Writing strategies

Q: Faced with an essay or piece of coursework, what are some strategies that I can use to improve my grade?

Rule number 1: allow sufficient time.  If you’re going to do this yourself, there’s no shortcut to a good piece of work.

So first, find out when the essay or coursework is due to be handed in and make a plan of how you’re going to tackle it.

While this may seem like a given and perhaps how it applies to the writing process may not be immediately obvious, it’s where too many students fall down and fail to achieve the grade they could have, had they given it more thought at the outset.  Writing isn’t a product, it’s a process.  The quality of the work that you produce, and ultimately your grade, will be reflective of the time and effort you put in.

  • Some pre-writing around the subject will really help you to organise your thoughts and be more productive when you come to working on the assignment itself.
  • It is essential that you schedule several blocks of time to tackle your assignment rather than one large block.  Otherwise you’ll end up bored and demotivated.  Taking a break and returning to the subject helps you generate new ideas as you look at what you have written with a fresh pair of eyes.
  • Think about your assignment not just in terms of topic but also audience, genre, style, research, opportunity and purpose.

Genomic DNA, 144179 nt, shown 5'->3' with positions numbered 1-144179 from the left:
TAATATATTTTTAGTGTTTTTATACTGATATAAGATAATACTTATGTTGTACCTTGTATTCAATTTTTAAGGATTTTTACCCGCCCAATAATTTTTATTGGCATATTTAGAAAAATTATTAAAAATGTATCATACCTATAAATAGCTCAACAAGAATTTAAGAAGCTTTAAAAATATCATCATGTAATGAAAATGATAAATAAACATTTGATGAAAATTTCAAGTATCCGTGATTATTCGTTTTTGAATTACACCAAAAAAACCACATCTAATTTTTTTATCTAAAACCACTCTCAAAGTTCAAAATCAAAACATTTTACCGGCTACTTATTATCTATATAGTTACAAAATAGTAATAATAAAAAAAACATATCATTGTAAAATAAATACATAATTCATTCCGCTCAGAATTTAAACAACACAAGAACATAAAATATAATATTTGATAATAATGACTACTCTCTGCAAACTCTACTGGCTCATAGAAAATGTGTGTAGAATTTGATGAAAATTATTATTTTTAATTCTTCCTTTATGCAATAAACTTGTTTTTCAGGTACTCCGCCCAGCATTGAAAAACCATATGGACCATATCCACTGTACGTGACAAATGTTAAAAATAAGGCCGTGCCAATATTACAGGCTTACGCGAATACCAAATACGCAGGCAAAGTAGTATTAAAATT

• Even when you have a question set for you, consider the broader topic and try to propose a statement of where you stand in terms of answering the question.

Considering your audience, ask yourself the following:

  • Who is the audience that you’re writing for?
  • Will your audience be interested in the topic you’re writing about? Why?
  • Should your audience be interested in the topic you’re writing about? Why?
  • What will your audience already know about the topic?
  • What do they need to know about the topic?
  • Have your audience had any experience that may have helped them form a view about this topic?
  • What do you want your audience to do as a result of your writing?

Considering the purpose of the assignment, are you trying to:

  • Summarise the important aspects of a topic in a condensed way?
  • Argue or persuade for a particular view in relation to the topic?
  • Tell a story or recount events in relation to the topic?
  • Evaluate the worthiness of a topic or something relating to it?
  • Analyse a topic, breaking it down into parts and looking at the relationship between those parts?
  • Respond to a particular view on the topic, raised by another?
  • Examine or investigate a topic in order to find out more facts not generally known?
  • Describe your observations in relation to an event, person, place, image or object connected to the topic?

All of the above are writing strategies and are useful when considering your approach to an assignment.

At the outset, don’t worry about getting things down in the right order.  If you’re stuck for what to say, start on any aspect of the topic you like, and just write freely about that, without introduction or structure.  All the polishing and editing, as well as correcting grammar and spelling, comes later.